Wednesday, December 10, 2014

Societal Values Via the News

This morning, as I slogged through my predawn ritual on the treadmill, I looked up at the huge wall of televisions at the gym and was struck by the glimpse into what represents our societal values as evidenced by the top stories of the day.

Screen One – Jon Lester has signed a 155 million dollar contract to pitch for the Chicago Cubs.  Obviously, this is paltry compared to Giancarlo Stanton’s recent signing for 325 million with the Marlins, but it still seems like a lot of money.  It’s about 1/19th of the school’s entire yearly operating budget and about thirty-nine times our endowment - to throw a baseball past another guy every five days.  Jon reports that he is, ‘excited to be in Chicago’.  Can’t say I blame him, I would be excited to be anywhere for that kind of compensation.

Screen Two – Kobe Bryant wore a black t-shirt that says, ‘I Can’t Breathe’ during warm ups in reference to the recent police-involved deaths.  Unlike Charles Barkley, I do believe that athletes have a responsibility to use their platform for the sake of championing important causes.  I also think that wearing a black t-shirt is akin to the folks who buy a $2 pink bracelet and are pretty sure they have cured breast cancer.  The announcers thought this was pretty bold and courageous.  After the game he had no comment, and so in the end he said nothing, and did nothing, but he wore a really supportive t-shirt.  I hope I’m wrong and this leads to a sweeping and positive review of police procedures, but I’m not confident.

Screen Three – The Duke and Dutchess of Cambridge are wrapping up their visit to New York City.  Of their visit one woman exclaimed, ‘I got to see the top of his head!’, which was undoubtedly exhilarating.  I am always confused by the attention they receive in their own country and around the world.  One’s most significant accomplishment was being born into the most significant family in his country and the other was fortunate enough to be asked to marry him.  I feel a certain kinship as I, too, was born to really great people, but I do not desire to see the top of his head.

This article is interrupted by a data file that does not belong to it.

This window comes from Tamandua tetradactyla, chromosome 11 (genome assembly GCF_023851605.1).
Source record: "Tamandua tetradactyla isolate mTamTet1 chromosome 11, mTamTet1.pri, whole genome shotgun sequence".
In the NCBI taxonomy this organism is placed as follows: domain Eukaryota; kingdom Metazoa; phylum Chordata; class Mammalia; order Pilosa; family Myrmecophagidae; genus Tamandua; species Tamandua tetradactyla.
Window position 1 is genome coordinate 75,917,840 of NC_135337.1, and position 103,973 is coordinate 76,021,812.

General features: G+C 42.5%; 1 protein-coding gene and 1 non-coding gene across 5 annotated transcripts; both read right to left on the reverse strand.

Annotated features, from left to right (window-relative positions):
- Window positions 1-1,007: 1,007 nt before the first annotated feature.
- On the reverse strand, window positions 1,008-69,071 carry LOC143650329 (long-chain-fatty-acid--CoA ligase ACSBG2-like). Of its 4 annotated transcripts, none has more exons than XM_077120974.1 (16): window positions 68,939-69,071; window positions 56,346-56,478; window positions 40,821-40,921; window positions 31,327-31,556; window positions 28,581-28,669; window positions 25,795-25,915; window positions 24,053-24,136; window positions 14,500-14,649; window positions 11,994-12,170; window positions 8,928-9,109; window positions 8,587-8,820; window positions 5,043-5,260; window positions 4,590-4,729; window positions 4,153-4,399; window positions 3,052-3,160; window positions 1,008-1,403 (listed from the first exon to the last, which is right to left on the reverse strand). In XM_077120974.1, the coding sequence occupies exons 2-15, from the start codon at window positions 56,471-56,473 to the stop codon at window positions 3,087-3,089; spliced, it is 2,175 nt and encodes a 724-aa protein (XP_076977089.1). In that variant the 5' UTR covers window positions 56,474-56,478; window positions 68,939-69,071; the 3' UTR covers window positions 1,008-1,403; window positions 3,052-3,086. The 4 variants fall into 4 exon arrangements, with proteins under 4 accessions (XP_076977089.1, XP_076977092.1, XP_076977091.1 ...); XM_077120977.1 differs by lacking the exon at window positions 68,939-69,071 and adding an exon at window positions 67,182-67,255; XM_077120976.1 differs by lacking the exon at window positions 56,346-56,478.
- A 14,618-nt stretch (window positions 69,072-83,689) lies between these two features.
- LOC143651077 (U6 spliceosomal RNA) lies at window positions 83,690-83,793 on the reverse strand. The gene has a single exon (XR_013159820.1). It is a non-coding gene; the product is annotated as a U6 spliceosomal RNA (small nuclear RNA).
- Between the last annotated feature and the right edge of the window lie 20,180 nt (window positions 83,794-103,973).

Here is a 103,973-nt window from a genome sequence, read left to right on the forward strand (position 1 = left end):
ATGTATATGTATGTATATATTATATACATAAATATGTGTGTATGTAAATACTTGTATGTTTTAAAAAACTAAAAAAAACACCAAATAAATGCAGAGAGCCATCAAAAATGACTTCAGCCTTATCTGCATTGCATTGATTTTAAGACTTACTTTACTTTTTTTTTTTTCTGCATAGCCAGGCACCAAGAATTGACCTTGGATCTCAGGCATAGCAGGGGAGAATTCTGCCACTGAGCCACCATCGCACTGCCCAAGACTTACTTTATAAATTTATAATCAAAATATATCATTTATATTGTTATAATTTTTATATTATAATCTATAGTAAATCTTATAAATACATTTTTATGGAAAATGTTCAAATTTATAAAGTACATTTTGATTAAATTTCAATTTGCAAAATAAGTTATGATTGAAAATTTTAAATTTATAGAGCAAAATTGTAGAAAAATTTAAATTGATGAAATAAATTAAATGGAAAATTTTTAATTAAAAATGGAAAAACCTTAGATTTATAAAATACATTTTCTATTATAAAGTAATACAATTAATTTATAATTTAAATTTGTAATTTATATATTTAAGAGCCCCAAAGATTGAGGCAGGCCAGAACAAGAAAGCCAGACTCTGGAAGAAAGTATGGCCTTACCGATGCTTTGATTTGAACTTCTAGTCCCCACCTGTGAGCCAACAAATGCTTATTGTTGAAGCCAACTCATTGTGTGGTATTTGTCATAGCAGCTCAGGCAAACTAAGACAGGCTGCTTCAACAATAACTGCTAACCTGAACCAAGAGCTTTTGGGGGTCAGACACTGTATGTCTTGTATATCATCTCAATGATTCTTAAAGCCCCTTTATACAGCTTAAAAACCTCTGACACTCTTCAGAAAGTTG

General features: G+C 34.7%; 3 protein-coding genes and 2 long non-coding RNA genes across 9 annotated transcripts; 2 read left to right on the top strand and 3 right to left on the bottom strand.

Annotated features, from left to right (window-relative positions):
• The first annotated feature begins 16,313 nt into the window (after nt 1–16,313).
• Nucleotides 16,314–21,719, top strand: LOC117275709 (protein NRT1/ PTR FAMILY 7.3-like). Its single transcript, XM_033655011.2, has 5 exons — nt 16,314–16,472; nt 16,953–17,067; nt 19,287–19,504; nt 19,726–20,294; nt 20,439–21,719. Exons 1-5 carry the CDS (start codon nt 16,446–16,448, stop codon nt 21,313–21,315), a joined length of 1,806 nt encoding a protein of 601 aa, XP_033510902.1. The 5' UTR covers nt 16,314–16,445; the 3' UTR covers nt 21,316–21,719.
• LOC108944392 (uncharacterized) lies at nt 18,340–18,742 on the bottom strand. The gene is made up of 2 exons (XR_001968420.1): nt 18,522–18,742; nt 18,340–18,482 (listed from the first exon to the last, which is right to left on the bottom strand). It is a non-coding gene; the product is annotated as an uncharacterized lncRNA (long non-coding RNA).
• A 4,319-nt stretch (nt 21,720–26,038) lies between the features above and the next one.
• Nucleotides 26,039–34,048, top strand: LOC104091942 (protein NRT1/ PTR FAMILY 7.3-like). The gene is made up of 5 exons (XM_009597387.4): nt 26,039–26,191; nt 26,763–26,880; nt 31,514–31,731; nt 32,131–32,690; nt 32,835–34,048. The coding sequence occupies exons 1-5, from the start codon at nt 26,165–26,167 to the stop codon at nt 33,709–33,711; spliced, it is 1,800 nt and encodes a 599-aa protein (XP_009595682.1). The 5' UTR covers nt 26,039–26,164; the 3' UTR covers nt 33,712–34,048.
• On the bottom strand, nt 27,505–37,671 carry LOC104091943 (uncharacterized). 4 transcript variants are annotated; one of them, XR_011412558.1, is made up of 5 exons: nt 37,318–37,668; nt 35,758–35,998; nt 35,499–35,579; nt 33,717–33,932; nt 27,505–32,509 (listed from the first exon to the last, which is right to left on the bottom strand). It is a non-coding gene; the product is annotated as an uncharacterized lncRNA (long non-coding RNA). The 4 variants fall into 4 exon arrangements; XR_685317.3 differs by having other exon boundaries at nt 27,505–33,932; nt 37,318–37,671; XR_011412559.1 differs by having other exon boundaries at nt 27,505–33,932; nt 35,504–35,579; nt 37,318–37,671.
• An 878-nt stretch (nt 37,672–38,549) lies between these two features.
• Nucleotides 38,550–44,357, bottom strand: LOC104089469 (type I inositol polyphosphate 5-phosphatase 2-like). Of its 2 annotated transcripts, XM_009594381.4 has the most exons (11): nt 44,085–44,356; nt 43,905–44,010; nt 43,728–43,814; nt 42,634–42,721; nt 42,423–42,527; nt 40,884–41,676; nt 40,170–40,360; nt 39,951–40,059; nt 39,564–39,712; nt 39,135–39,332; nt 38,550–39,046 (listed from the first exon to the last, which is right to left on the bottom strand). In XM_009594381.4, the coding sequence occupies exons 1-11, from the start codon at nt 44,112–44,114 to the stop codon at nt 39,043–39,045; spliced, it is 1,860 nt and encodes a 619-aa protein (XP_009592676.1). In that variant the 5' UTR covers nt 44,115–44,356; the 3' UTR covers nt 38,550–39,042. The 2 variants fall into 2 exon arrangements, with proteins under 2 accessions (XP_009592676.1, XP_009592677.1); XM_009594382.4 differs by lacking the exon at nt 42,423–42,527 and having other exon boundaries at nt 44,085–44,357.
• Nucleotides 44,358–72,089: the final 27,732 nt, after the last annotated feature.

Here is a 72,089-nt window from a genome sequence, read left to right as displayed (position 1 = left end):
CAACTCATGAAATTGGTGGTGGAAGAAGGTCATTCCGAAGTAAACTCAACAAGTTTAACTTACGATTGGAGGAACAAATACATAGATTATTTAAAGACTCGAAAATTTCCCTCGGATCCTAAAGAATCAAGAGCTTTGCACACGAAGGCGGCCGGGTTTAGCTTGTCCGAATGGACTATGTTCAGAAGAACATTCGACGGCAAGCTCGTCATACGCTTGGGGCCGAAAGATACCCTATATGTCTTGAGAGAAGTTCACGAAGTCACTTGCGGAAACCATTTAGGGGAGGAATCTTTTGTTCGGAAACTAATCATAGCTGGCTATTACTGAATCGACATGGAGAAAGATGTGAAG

Screen Four – Taylor Swift is on the short list for Time Magazine’s Person of the Year.  She is awfully pretty and a really good singer, but I know five people personally who would be more deserving.  The offices on either side of mine contain better candidates.  Perhaps it is just sour grapes that the prerequisite for consideration is being a good singer and being really attractive, and therefore another award I will not win.  This, after being snubbed by Nashville Lifestyles’ 25 Most Beautiful People (again).

Being reassured that our values are intact, and all is right with the world in terms of modeling for our young people, I hit the showers, feeling incredibly grateful for the community in which I get to work every day.

Wednesday, September 17, 2014

The Importance of Lunch

At school yesterday at lunch as I was enjoying my quinoa salad, sun dried tomato hummus and seafood bisque (true story) I began to reflect a bit on school lunch, and just how far we have come with regard to healthy choices and nutrition.  Lunch is an important time for children and faculty alike – it’s a good time to take a breath in the middle of the day, talk to friends and socialize.

Several years ago we made the decision to explore some different food service options and decided to go with a new provider.  Throughout the process, one thing became clear - as is the case in all areas of school life – it’s about the people more than anything else.  So, while we went with a really good company, the manager has made all of the difference.  Conversely, I believe if we had gone with a superstar company with a mediocre chef-manager the change would not nearly be as positive.

When you stop to think about it, being the chef in an independent school is no easy task.  It’s a challenging job to feed 500 people daily, while managing the palates of five-year olds through adults, and young people with a number of different things to be mindful of, from celiac disease to food allergies or diets that are informed by their religion.  Nevertheless, our chef, and the talented staff that he assembled, handles it all with aplomb.

Our staff have a personal connection with the kids, and seem to have gotten to know them all by name in a very short while.  They implore our students to ‘put something green on their plate’, to ‘try the whipped cauliflower (tastes just like mashed potatoes)’ and they listen to their feedback and suggestions.

Well, off to lunch - fajitas, cilantro lime rice and tortilla soup awaits!